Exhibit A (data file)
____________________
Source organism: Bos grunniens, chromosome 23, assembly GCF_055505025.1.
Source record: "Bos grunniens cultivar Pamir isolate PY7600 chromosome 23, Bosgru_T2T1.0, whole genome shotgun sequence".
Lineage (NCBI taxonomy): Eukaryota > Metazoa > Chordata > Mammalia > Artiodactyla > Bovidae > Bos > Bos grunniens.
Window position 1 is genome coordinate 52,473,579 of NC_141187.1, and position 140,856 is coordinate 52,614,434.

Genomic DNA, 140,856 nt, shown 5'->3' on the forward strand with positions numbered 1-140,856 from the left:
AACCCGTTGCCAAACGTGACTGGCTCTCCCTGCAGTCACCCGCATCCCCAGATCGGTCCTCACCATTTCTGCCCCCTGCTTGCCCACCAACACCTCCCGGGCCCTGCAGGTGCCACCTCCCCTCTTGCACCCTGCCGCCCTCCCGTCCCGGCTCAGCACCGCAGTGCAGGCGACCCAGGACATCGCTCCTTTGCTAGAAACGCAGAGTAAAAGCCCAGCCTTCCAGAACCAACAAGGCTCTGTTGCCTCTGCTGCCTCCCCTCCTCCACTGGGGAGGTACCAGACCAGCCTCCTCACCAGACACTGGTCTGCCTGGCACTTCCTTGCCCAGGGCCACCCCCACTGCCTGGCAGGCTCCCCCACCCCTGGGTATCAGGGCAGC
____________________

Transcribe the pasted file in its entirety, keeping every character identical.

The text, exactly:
Source organism: Bos grunniens, chromosome 23, assembly GCF_055505025.1.
Source record: "Bos grunniens cultivar Pamir isolate PY7600 chromosome 23, Bosgru_T2T1.0, whole genome shotgun sequence".
Lineage (NCBI taxonomy): Eukaryota > Metazoa > Chordata > Mammalia > Artiodactyla > Bovidae > Bos > Bos grunniens.
Window position 1 is genome coordinate 52,473,579 of NC_141187.1, and position 140,856 is coordinate 52,614,434.

Genomic DNA, 140,856 nt, shown 5'->3' on the forward strand with positions numbered 1-140,856 from the left:
AACCCGTTGCCAAACGTGACTGGCTCTCCCTGCAGTCACCCGCATCCCCAGATCGGTCCTCACCATTTCTGCCCCCTGCTTGCCCACCAACACCTCCCGGGCCCTGCAGGTGCCACCTCCCCTCTTGCACCCTGCCGCCCTCCCGTCCCGGCTCAGCACCGCAGTGCAGGCGACCCAGGACATCGCTCCTTTGCTAGAAACGCAGAGTAAAAGCCCAGCCTTCCAGAACCAACAAGGCTCTGTTGCCTCTGCTGCCTCCCCTCCTCCACTGGGGAGGTACCAGACCAGCCTCCTCACCAGACACTGGTCTGCCTGGCACTTCCTTGCCCAGGGCCACCCCCACTGCCTGGCAGGCTCCCCCACCCCTGGGTATCAGGGCAGC